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Contemporary Politics in the Middle East [Paperback]

Beverley Milton-Edwards

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Book Description

June 27 2011 074565231X 978-0745652313 3
The third edition of this dynamic book has been fully revised and updated to provide a comprehensive introduction to contemporary politics in the Middle East. Purposefully employing a clear thematic structure and including a wide range of case studies, data, visuals and further reading guidance the book explores and analyses the major issues which define the politics of this region of the globe.

Milton-Edwards begins by introducing and explaining key concepts and debates and goes on to outline the impact of colonialism and its legacy, the rise of Arab nationalism and anti-colonial politics. She then examines major political issues affecting the region, such as American foreign policy, political Islam, war and conflict, political economy, democratization, ethnicity and the role of women. The book concludes by highlighting the politics of the region in the twenty-first century and the future challenges it faces. This is a perfect introduction for undergraduates, covering key political, economic and social debates and providing updates and guidance for further reading.


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Review

"The genius of this book is that it integrates together the different themes which run through Middle Eastern politics. The coherence of the approach which the author has adopted is indicated by the manner in which she has updated the work in this second edition. Despite the substantial changes which the East has undergone since 9/11 and the 2003 Gulf War, the original line of analysis retains all its force. It remains a key reference for all those who are seeking to understand the region's politics, whether undergraduates, postgraduates or lay readers."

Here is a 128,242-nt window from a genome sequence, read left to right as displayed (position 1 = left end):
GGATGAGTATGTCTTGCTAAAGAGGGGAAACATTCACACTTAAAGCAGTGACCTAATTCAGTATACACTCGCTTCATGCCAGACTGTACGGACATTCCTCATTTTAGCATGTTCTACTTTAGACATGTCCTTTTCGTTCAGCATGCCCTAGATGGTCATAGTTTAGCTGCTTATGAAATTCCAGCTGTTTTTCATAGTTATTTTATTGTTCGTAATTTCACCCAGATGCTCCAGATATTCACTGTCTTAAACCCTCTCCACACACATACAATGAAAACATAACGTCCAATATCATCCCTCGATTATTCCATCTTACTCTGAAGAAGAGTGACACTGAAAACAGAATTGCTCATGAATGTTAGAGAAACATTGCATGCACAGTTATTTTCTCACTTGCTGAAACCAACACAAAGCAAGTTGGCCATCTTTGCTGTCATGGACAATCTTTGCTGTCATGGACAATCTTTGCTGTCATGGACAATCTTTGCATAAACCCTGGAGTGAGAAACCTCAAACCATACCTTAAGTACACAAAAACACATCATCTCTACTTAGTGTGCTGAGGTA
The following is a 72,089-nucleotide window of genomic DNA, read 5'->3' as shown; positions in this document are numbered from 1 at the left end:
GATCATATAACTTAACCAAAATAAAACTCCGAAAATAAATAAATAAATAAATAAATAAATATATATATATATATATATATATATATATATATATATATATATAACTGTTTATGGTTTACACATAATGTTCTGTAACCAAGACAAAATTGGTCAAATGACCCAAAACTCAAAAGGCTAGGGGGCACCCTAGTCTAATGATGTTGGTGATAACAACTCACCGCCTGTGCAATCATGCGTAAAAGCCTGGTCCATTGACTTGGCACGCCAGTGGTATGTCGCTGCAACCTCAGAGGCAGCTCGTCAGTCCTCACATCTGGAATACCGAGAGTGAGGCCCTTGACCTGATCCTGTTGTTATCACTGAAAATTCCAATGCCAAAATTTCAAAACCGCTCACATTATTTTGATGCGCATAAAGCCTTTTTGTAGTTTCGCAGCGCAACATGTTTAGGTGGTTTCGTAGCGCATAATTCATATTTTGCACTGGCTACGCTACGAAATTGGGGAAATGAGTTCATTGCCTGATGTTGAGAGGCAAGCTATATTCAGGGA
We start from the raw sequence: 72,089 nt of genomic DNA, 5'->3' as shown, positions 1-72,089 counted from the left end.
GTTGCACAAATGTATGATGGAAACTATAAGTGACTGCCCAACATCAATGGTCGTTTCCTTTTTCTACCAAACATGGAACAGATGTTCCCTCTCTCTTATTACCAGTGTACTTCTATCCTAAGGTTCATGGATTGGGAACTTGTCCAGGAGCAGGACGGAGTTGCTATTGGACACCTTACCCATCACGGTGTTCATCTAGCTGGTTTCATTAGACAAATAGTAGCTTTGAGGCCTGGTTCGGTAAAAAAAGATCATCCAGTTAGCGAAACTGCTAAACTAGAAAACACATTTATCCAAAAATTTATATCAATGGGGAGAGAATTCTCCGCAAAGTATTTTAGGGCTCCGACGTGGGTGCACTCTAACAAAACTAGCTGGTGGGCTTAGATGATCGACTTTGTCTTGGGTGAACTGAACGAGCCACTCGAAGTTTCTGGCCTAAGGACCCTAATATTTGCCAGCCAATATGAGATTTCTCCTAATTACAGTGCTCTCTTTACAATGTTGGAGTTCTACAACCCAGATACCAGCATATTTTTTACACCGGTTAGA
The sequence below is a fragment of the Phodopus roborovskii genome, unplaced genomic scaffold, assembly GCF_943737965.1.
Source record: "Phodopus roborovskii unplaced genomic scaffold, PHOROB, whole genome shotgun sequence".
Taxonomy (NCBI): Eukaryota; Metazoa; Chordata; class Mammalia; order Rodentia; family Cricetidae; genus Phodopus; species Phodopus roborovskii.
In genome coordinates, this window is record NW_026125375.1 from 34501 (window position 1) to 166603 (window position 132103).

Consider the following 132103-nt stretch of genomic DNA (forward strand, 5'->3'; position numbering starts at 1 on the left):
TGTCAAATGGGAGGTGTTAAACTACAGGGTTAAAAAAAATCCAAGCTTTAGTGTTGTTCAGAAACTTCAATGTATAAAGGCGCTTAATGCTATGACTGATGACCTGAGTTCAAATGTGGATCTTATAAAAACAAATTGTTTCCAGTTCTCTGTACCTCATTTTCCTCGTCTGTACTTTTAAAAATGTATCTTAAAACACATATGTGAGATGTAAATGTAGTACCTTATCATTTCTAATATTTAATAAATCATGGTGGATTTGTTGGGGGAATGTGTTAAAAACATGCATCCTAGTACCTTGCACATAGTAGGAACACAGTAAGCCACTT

Tim Niblock, Exeter University

"I welcome the new edition of this comprehensive guide to the politics of such an important region of the world. It combines sensible generalizations with useful case studies of particularly important subjects. It is a must for all those who want to understand the complex politics of the modern Middle East."
Roger Owen, Harvard University

"Beverley Milton-Edwards has produced an excellent book, which is both wide-ranging in its coverage and punchy in its arguments. As such, its functions are dual. It works well as a text book, introducing the general reader to key themes in the contemporary region, from oil politics to ethnicity, to women and nationalism. But it also works as a running commentary on key debates, such as the rile of colonialism and the relationship between Islam and democracy. In short, this is a book with attitude."
Philip Robins, St Antony's College, Oxford

From the Back Cover

The third edition of this dynamic book has been fully revised and updated to provide a comprehensive introduction to contemporary politics in the Middle East. Purposefully employing a clear thematic structure and including a wide range of case studies, data, visuals and further reading guidance the book explores and analyses the major issues which define the politics of this region of the globe.

Milton-Edwards begins by introducing and explaining key concepts and debates and goes on to outline the impact of colonialism and its legacy, the rise of Arab nationalism and anti-colonial politics. She then examines major political issues affecting the region, such as American foreign policy, political Islam, war and conflict, political economy, democratization, ethnicity and the role of women. The book concludes by highlighting the politics of the region in the twenty-first century and the future challenges it faces. This is a perfect introduction for undergraduates, covering key political, economic and social debates and providing updates and guidance for further reading.